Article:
Benedict Schultheiss (c1653-1693) spent his life in Nuremberg. He
published two volumes of keyboard music in 1679 and 1680. Schultheiss
himself etched the music on copper plates.
Richard Hudson has edited these pieces in the CEKM series, volume 21.
He says "I have prepared the present volume with the feeling that
his works are significant not inly in the history of the German
keyboard suite, but also as pieces of music that can still give
pleasure to the performer and listener today".
The pieces make up the earliest published German keyboard
suites; there are eight of them. Apel
does not appear to be over-impressed. He says that they are
fairly average for the time, similar to the level of suites by
Buxtehude, Bohm, Krieger or Pachelbel. "To hear something really fine
we have to turn to France - to d'Anglebert, or wait for Bach".
The pieces were for clavichord or harpsichord. As for playing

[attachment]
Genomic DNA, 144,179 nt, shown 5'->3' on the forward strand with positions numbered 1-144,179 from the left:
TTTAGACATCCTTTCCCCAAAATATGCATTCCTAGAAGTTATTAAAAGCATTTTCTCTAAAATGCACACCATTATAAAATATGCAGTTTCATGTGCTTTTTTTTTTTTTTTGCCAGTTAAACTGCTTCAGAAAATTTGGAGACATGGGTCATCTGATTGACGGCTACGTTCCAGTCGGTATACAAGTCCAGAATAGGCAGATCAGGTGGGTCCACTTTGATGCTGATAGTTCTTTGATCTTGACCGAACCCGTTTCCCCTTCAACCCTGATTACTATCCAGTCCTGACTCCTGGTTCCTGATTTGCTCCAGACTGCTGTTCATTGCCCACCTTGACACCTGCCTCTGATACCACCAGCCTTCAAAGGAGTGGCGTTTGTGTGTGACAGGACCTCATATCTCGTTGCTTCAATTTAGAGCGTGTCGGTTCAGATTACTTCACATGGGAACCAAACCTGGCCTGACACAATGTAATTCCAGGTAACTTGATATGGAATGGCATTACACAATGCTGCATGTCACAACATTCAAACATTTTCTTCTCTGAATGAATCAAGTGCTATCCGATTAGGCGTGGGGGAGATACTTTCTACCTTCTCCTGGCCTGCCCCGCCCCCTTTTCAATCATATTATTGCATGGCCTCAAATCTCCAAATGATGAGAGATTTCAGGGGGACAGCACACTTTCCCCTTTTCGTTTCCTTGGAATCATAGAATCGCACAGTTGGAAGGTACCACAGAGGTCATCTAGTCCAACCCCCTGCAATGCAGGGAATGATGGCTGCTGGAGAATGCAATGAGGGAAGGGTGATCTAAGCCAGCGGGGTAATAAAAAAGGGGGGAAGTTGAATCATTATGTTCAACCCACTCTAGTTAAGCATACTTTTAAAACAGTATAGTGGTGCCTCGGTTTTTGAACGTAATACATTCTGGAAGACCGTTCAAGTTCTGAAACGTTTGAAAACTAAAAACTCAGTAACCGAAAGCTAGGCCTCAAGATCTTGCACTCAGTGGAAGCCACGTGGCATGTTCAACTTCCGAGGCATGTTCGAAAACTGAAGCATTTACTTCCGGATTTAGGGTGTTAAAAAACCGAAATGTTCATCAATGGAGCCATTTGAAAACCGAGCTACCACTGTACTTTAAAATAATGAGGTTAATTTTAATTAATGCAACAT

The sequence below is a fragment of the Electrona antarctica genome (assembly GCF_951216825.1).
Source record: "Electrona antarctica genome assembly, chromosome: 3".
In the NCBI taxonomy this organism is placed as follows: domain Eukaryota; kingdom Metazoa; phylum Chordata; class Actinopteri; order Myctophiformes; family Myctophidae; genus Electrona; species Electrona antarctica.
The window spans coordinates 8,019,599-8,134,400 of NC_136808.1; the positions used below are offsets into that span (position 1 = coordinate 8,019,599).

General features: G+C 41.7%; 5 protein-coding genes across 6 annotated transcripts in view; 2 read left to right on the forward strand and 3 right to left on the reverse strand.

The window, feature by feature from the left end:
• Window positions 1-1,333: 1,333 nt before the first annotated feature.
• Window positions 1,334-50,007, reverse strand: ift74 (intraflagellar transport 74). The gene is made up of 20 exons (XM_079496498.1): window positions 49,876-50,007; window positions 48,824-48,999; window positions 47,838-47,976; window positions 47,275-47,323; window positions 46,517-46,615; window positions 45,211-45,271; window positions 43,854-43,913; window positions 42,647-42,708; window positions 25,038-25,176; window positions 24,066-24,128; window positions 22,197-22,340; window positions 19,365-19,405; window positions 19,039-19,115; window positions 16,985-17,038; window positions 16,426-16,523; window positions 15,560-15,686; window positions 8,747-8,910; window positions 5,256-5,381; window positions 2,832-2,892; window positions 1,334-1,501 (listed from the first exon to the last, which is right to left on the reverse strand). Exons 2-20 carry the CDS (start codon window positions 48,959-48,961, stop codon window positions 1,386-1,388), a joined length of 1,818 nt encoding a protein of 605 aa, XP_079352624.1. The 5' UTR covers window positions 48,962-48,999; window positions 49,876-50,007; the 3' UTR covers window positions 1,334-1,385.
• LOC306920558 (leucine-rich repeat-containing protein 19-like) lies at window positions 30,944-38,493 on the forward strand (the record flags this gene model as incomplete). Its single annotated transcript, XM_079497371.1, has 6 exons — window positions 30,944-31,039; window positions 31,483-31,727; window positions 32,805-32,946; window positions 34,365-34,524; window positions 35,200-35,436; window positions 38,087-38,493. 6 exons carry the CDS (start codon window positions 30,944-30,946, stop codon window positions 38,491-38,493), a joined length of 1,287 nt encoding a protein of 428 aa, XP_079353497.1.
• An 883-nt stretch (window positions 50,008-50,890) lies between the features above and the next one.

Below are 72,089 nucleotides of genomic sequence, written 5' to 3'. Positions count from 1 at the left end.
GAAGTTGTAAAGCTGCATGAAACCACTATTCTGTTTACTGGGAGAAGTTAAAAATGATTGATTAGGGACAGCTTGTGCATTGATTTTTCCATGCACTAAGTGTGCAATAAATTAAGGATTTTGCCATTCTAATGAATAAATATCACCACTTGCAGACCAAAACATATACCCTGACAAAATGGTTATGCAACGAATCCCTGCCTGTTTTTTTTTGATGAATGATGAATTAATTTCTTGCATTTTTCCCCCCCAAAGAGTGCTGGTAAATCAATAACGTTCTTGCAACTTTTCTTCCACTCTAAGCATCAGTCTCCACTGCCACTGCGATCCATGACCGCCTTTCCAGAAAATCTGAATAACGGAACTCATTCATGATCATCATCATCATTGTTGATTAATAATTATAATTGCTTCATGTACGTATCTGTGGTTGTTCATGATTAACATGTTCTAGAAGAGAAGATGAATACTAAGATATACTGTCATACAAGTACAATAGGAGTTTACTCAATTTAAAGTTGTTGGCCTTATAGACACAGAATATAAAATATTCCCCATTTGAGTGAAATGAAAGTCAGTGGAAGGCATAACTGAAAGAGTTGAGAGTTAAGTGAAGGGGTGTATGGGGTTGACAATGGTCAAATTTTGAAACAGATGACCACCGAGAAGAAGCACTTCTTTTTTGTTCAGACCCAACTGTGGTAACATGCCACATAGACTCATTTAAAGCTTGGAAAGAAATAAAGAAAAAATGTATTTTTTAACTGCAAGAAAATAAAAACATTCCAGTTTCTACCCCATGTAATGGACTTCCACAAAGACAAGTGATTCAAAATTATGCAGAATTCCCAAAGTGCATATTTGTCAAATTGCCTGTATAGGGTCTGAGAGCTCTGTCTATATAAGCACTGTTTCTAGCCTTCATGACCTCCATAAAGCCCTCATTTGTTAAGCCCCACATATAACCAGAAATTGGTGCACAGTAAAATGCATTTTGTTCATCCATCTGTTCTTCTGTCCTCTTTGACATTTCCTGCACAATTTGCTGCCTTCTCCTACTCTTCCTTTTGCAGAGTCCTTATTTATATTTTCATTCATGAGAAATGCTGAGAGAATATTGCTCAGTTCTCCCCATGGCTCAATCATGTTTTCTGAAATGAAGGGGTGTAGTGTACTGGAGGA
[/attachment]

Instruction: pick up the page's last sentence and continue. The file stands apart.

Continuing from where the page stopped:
them on the piano, I don't agree with Apel. It's
and the suites transfer successfully and fit under the
hands well. There are a few places where the tonality seems a little
uncertain and the return to the home key is rather abrupt, but the
problem disappears by altering an occasional accidental.
The most noteworthy
feature of the suites is the variety shown by the gigues, which have
unusual time signatures and figurations.
No trace here of the commonplace 6/8 movements used by so many
later writers to get their suites finished. It's a pleasure to work at
these and get them right.
Nigel Deacon / Diversity website
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